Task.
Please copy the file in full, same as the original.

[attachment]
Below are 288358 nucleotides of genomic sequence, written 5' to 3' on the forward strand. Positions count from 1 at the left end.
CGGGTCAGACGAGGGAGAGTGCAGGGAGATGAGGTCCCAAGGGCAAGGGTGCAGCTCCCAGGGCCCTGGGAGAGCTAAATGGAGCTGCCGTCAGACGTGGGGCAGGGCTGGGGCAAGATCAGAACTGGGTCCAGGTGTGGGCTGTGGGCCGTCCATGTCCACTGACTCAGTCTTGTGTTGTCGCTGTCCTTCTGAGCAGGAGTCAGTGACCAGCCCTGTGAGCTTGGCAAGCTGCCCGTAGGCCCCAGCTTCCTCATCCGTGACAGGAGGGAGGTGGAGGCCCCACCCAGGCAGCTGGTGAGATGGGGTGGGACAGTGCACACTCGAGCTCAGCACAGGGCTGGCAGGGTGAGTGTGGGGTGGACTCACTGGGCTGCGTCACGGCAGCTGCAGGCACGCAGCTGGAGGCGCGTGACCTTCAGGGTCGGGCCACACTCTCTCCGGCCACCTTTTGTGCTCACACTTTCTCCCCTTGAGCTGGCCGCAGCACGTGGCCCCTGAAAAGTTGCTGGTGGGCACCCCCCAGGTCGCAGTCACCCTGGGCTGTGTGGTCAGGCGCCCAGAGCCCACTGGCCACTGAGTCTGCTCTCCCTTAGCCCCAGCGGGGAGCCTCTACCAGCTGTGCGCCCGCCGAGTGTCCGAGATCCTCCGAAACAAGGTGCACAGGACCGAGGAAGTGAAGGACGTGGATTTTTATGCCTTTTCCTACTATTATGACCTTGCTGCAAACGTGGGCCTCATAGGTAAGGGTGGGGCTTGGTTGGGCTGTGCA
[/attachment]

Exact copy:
Below are 288358 nucleotides of genomic sequence, written 5' to 3' on the forward strand. Positions count from 1 at the left end.
CGGGTCAGACGAGGGAGAGTGCAGGGAGATGAGGTCCCAAGGGCAAGGGTGCAGCTCCCAGGGCCCTGGGAGAGCTAAATGGAGCTGCCGTCAGACGTGGGGCAGGGCTGGGGCAAGATCAGAACTGGGTCCAGGTGTGGGCTGTGGGCCGTCCATGTCCACTGACTCAGTCTTGTGTTGTCGCTGTCCTTCTGAGCAGGAGTCAGTGACCAGCCCTGTGAGCTTGGCAAGCTGCCCGTAGGCCCCAGCTTCCTCATCCGTGACAGGAGGGAGGTGGAGGCCCCACCCAGGCAGCTGGTGAGATGGGGTGGGACAGTGCACACTCGAGCTCAGCACAGGGCTGGCAGGGTGAGTGTGGGGTGGACTCACTGGGCTGCGTCACGGCAGCTGCAGGCACGCAGCTGGAGGCGCGTGACCTTCAGGGTCGGGCCACACTCTCTCCGGCCACCTTTTGTGCTCACACTTTCTCCCCTTGAGCTGGCCGCAGCACGTGGCCCCTGAAAAGTTGCTGGTGGGCACCCCCCAGGTCGCAGTCACCCTGGGCTGTGTGGTCAGGCGCCCAGAGCCCACTGGCCACTGAGTCTGCTCTCCCTTAGCCCCAGCGGGGAGCCTCTACCAGCTGTGCGCCCGCCGAGTGTCCGAGATCCTCCGAAACAAGGTGCACAGGACCGAGGAAGTGAAGGACGTGGATTTTTATGCCTTTTCCTACTATTATGACCTTGCTGCAAACGTGGGCCTCATAGGTAAGGGTGGGGCTTGGTTGGGCTGTGCA